Becoming Common Law in Canada

By fall 2013, the couple had relocated to Mississauga. Kim produced evidence that she owned and paid for their new home. Just before closing the deal, Paul and Kim signed a common law partnership agreement. The key points were simple. They:

  • voluntarily signed the agreement,
  • did so to set out the status, ownership and division of current and future properties,
  • had independent legal advice, and
  • had fully disclosed their assets and liabilities.

Only properties they shared jointly would be subject to being divided if the couple split up. Property Paul or Kim owned themselves and any income from those were excluded. They could, however, gift or transfer any of their assets to their common law partner.

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Counting your assets

Now husband and wife under common law, Paul and Kim brought a list of assets to court. Kim owned the Mississauga home, a vehicle, bank accounts, insurance and jewelry. Except for the house, Paul had similar property. But Paul testified he had been pressured into the common law agreement. With their relationship ended, he asked to be compensated for the time and effort he spent renovating Kim’s home.

Once again, Paul lacked evidence or witnesses. Kim said she gave Paul cash to pay tradespeople to do the work. His contribution, she said, was mowing the lawn, shoveling snow and fixing some stairs. Paul was at work when the renovations occurred, and she paid for them from her savings and a credit line. Unlike Paul, Kim had receipts.

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Moreover, Kim alleged Paul had stolen $160,000 earned by the spa business from their joint safety deposit box. Bank records showed Paul entered the box regularly. Kim’s only access was in summer 2017, when she discovered the alleged theft. Paul disagreed on how much was in the box and said he had withdrawn $43,000 for safekeeping. The court ordered this money paid to it until the dispute was concluded.

It was up to the court to decide:

  • if the couple’s common law agreement was binding,
  • and if so, if the contract upheld Paul’s claim for compensation, co-ownership of the spa and the $43,000.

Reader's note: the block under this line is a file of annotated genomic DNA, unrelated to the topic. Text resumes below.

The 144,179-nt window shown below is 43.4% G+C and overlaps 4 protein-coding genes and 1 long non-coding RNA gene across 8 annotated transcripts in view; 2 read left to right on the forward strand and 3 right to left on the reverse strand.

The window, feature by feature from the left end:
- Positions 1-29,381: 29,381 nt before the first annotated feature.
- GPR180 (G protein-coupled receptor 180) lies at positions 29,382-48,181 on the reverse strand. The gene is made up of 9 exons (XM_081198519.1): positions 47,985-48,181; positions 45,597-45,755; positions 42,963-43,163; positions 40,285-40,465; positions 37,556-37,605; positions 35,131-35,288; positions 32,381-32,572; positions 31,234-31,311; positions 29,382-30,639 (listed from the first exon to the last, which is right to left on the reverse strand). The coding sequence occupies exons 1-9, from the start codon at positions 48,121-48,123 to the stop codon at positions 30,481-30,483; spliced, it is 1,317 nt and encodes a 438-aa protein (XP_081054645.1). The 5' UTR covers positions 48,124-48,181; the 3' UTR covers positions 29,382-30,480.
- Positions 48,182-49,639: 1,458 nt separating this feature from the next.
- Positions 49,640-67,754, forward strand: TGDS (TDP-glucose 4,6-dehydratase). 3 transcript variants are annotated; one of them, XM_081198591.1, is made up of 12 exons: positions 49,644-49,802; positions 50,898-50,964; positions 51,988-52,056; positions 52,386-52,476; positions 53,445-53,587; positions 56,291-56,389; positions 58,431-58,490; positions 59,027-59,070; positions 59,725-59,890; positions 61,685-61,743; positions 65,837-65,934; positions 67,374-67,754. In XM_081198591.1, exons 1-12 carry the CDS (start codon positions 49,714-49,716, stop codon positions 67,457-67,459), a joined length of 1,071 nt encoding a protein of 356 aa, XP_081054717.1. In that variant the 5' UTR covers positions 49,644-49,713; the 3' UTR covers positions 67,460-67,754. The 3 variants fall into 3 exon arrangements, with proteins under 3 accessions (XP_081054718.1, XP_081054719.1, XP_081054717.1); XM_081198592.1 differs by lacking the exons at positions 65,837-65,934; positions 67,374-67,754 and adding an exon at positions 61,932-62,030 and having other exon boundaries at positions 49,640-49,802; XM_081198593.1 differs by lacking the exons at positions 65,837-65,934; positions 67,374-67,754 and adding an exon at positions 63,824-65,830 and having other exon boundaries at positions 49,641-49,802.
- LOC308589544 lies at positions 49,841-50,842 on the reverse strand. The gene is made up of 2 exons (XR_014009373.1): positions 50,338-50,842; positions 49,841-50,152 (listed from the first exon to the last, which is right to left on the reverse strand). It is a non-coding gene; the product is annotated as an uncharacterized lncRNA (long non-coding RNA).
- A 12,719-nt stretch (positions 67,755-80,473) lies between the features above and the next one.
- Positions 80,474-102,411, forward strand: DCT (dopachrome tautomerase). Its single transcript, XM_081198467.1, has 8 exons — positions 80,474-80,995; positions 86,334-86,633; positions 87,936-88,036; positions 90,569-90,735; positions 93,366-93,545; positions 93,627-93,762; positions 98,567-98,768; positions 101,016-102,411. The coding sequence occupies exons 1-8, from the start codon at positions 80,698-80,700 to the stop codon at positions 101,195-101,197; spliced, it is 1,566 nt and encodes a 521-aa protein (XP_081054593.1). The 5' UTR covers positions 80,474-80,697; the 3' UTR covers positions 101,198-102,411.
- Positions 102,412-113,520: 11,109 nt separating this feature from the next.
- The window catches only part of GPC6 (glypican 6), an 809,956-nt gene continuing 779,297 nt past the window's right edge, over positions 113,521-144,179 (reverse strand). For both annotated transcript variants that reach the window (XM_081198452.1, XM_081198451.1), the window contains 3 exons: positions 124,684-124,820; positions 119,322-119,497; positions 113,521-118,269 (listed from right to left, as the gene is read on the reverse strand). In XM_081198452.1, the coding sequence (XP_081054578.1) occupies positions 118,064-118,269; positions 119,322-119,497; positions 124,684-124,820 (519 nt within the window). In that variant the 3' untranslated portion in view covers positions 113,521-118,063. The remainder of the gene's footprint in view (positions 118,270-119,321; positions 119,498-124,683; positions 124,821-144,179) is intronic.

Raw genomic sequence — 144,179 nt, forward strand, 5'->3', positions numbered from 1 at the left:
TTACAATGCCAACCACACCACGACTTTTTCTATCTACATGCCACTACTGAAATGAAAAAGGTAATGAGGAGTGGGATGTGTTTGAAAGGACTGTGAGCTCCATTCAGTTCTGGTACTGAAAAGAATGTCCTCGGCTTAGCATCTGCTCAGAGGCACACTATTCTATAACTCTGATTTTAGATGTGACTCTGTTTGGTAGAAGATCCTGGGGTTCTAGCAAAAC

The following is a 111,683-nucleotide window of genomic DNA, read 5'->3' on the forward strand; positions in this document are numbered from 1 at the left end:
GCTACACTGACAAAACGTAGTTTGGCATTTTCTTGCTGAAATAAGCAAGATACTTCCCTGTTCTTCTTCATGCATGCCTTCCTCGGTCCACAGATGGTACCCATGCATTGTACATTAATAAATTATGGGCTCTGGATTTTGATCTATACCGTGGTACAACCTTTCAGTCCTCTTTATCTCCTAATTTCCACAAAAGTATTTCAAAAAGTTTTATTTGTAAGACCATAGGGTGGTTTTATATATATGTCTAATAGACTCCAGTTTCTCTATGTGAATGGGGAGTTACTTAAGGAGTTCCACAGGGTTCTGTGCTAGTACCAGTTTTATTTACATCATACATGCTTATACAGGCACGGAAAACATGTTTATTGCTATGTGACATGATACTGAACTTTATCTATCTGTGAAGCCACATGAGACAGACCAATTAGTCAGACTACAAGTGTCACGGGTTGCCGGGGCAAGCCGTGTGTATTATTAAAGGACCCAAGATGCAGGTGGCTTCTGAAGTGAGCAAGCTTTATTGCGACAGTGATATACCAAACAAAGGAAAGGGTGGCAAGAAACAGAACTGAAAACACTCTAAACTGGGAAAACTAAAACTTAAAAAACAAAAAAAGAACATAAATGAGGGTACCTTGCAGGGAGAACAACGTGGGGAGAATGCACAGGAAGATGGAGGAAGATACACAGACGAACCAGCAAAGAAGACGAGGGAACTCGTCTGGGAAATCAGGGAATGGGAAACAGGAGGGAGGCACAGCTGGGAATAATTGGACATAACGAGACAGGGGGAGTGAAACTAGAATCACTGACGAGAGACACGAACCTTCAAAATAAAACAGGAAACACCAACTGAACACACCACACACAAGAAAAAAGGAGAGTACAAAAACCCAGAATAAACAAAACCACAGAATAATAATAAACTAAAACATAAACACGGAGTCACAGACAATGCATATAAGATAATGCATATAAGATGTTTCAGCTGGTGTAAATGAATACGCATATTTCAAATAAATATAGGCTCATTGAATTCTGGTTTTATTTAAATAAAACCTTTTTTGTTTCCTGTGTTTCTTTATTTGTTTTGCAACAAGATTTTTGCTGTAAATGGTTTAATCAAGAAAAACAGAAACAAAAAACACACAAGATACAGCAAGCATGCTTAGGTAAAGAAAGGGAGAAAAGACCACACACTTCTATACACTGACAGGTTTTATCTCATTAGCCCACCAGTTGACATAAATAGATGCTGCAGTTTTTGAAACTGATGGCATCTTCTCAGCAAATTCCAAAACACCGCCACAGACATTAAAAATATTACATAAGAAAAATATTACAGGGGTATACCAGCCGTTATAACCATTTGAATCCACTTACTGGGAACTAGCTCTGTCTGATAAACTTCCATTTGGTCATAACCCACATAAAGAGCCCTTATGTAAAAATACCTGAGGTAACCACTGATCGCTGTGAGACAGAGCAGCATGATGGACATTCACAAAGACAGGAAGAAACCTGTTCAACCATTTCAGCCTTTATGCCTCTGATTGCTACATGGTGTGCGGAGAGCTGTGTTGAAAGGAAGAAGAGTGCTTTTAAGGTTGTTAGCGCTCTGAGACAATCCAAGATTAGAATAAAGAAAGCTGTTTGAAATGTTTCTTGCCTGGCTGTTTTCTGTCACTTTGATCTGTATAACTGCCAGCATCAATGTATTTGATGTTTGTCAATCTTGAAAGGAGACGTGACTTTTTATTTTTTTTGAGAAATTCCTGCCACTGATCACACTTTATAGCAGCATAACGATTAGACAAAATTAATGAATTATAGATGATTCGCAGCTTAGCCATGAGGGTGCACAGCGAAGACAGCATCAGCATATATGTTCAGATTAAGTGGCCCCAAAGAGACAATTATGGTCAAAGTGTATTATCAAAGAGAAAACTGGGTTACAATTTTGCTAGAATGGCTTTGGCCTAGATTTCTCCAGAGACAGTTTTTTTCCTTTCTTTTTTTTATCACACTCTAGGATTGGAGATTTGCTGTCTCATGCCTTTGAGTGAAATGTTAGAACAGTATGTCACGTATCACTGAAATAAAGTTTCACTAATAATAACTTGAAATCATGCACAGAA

Is The Common Law Contract Valid?

Like any contract, a domestic contract, and any agreement to amend or rescind it, can only be enforced if signed. And in this case, witnessed. While Paul didn’t dispute the contract existed, he said it had since been amended “by the parties’ conduct”. He had not consulted a lawyer before signing it or even reading the contract in depth before going to court. The contract was signed under duress, he said, although he couldn’t explain how so.

As the judge explained, signing a contract without “any degree of scrutiny” didn’t mean Paul wasn’t bound by it. It is up to common law partners to read over a domestic contract and understand its consequences. Clearly, Paul’s claim of duress wasn’t supported by the evidence.

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What Is Duress?

The court recognizes duress when one party has “no realistic alternative” but to submit to another’s demands. Being coerced, intimidated or having illegitimate pressure applied are all duress. Paul had freely and voluntarily signed and had not indicated being under financial pressure at the time. He hadn’t signed simply to have a place to live nor did he fear Kim.

As for his argument the contract was altered over time, any changes must be written, signed and witnessed. Since that didn’t happen, Paul lost that argument. The court decided the contract was binding. Lacking a paper trail, Paul also lost his claims to shared ownership of Kim’s home and business.

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Whether Kim unjustly enriched herself by having Paul work at the spa or renovate her home was the subject of another day. The court ordered a mini, one-day trial to decide those issues. If Paul could provide evidence, he might be able to argue his case.

If your business or life partner wants you to sign a contract of any kind, call ClearWay Law. Our law firm hotline is available at 1-844-466-6529 or email info (at) clearwaylaw.com